“A friend that sticketh closer than a brother.”—Proverbs 18:24
And who is this, my soul; indeed, who can it be, but Jesus? None among the fallen race of Adam could ever redeem his brother; or, if he could, would have done it, at the expence of his own soul. But Jesus did all this, and more, when our cause was desperate, and gave himself a ransom for his redeemed. Oh for grace to mark the features of his love. It began in eternity, it runs through all time, and continues everlasting. As Jesus is himself, so is he in his love; the same yesterday, and to-day, and for ever. And how hath he shewn it? First, by engaging as our Surety; then paying all our debts; fulfilling the whole law; purchasing our persons; undertaking for our duty; nay, even to the conquering the stubbornness of our nature, and making us willing to be saved in the day of his power! And what is it now? Having accomplished redemption for us by his blood, he is gone to take possession of a kingdom in our name. There he still manifests “the friend that sticketh closer than a brother;” for he takes up all our causes, pleads our suits, and makes every case his own. And by and by he will come to take us to himself, that where he is, there we may be also. In the mean time he supplies all our wants, and this with a freeness, fulness, suitableness, and all-sufficiency, that knows no bounds, to manifest the unalterable friendship which he bears us. He visits us continually, sympathises with us in all our afflictions, and increases with his tender love the enjoyment of all our comforts; and all this, and a thousand other nameless, numberless tokens, Jesus is continually shewing, as proves that his whole heart and soul is our’s. So that he is a faithful, loving, constant, powerful, kind, everlasting, unchanging Friend, that sticketh closer than a brother. My soul, what wilt thou say to such a Friend? How wilt thou love him? Oh precious Lord, when! think of thy love and my ingratitude—but Lord, it is thine to love, thine to pity, thine to pardon. Lord, give me grace to appropriate thee to myself; and while thou art still saying to me, and to thy church,” I have called you friends,”—may I say, “This is my Friend, and this is my Beloved, O daughters of Jerusalem!”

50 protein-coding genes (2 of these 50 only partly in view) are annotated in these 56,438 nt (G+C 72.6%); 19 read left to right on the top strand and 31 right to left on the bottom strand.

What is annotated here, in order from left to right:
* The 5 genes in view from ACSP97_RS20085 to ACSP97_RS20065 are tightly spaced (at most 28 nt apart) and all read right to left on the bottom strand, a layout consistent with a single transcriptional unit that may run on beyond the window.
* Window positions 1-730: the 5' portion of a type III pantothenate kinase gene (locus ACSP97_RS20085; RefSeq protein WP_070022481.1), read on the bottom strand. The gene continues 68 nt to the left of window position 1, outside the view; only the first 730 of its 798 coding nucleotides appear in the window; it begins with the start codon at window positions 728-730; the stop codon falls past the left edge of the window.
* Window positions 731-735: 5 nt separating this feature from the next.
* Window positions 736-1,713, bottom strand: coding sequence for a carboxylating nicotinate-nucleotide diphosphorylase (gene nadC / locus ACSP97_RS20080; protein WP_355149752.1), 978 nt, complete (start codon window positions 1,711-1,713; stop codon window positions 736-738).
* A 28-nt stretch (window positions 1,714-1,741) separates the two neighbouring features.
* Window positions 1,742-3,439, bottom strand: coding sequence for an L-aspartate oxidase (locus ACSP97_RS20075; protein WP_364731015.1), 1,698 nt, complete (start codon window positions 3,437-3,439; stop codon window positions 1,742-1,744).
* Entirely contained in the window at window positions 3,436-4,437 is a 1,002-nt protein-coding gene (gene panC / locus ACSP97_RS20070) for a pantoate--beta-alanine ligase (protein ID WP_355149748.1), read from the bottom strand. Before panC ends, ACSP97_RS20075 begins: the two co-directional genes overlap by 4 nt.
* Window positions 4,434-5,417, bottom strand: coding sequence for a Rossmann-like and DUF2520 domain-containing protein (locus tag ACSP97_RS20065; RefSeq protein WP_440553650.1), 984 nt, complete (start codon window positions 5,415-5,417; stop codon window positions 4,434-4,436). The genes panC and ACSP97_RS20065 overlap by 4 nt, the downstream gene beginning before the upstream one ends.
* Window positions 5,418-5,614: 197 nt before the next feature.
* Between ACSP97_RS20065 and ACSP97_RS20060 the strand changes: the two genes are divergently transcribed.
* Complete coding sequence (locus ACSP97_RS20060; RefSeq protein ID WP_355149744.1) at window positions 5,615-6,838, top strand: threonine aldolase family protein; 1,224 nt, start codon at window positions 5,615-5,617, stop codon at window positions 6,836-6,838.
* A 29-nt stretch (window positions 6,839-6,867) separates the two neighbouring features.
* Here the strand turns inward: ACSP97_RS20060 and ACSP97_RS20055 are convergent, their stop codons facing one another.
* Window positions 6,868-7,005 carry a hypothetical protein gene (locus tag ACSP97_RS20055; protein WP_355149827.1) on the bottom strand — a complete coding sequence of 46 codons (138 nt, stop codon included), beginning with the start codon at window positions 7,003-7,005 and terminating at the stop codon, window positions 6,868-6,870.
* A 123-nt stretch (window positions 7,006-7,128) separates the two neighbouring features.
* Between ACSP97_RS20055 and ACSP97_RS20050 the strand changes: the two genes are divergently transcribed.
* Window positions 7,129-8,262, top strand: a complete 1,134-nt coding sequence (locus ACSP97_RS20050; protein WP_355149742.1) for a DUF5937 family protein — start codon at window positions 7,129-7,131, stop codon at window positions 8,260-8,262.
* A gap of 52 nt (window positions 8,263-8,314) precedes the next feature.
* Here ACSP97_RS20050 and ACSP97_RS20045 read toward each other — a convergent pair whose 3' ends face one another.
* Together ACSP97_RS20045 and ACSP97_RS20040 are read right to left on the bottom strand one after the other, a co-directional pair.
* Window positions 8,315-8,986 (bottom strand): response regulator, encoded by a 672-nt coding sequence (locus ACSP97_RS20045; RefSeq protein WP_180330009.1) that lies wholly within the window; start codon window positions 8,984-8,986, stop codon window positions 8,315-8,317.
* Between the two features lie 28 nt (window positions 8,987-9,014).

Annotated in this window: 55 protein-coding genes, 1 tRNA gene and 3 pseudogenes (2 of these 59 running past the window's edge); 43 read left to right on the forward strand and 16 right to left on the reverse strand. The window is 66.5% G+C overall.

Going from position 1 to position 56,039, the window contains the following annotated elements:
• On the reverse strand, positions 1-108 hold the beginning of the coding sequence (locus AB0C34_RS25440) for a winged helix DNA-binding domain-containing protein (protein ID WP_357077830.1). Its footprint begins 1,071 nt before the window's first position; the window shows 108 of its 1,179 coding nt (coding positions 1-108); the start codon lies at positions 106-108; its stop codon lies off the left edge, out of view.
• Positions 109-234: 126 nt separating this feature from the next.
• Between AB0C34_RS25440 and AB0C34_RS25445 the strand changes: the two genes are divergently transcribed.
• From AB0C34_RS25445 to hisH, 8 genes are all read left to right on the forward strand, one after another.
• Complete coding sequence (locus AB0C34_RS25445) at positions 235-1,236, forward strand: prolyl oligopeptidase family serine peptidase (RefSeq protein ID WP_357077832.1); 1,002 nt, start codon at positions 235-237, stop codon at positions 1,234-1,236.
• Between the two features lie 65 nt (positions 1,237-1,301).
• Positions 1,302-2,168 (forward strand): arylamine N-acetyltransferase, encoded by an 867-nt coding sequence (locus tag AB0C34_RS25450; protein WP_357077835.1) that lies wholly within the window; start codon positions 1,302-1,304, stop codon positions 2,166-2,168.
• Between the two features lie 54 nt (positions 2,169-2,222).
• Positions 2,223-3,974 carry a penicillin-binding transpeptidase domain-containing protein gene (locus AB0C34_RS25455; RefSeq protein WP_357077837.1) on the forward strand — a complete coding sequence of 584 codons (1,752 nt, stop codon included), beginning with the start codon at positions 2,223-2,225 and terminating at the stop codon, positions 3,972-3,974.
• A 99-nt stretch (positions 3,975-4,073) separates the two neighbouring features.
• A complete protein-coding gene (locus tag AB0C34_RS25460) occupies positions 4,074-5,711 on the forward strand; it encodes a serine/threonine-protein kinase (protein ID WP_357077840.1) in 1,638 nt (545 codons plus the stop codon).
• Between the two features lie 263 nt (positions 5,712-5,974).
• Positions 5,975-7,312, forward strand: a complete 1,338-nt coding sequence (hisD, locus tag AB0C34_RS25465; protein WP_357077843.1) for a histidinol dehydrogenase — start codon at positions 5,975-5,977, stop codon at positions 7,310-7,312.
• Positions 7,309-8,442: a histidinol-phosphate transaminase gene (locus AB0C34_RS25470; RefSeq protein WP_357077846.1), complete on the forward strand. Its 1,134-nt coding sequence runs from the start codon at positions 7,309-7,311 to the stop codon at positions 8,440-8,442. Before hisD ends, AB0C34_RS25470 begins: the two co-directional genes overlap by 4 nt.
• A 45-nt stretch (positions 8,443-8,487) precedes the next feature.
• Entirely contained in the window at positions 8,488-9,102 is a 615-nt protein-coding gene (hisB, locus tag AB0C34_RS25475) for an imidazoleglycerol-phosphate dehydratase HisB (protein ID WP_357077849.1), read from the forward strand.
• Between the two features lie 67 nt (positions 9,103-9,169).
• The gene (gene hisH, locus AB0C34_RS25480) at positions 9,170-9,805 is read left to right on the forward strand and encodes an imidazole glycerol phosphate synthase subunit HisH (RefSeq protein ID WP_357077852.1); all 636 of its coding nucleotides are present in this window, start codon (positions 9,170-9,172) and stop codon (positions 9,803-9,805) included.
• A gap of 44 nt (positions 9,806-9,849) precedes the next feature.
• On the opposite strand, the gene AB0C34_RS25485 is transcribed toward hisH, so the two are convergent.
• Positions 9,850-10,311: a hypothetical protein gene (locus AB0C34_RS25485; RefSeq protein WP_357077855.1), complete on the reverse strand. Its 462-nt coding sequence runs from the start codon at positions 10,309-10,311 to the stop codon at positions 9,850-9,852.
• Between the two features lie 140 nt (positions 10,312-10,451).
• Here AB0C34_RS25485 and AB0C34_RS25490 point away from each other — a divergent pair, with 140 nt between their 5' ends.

Robert Hawker (1753-1827) was an Anglican (High-Calvinist) preacher who served as Vicar of Charles Church, Plymouth. John Hazelton wrote of him:
“The prominent features…in Robert Hawker's testimony…was the Person of Christ….Dr. Hawker delighted to speak of his Lord as "My most glorious Christ.” What anxious heart but finds at times in the perusal of the doctor's writings a measure of relief, a softening, and a mellowing? an almost imperceptible yet secret and constraining power in leading out of self and off from the misery and bondage of the flesh into a contemplation of the Person and preciousness of Christ as "the chiefest among ten thousand and the altogether lovely." Christ and Him crucified was emphatically the burden of his song and the keynote of his ministry. He preached his last sermon in Charles Church on March 18th, 1827, and on April 6th he died, after being six years curate and forty-three years vicar of the parish. On the last day of his life he repeated a part of Ephesians 1, from the 6th to the 12th verses, and as he proceeded he enlarged on the verses, but dwelt more fully on these words: "To the praise of His glory Who first trusted in Christ." He paused and asked, "Who first trusted in Christ?" And then made this answer: "It was God the Father Who first trusted in Christ."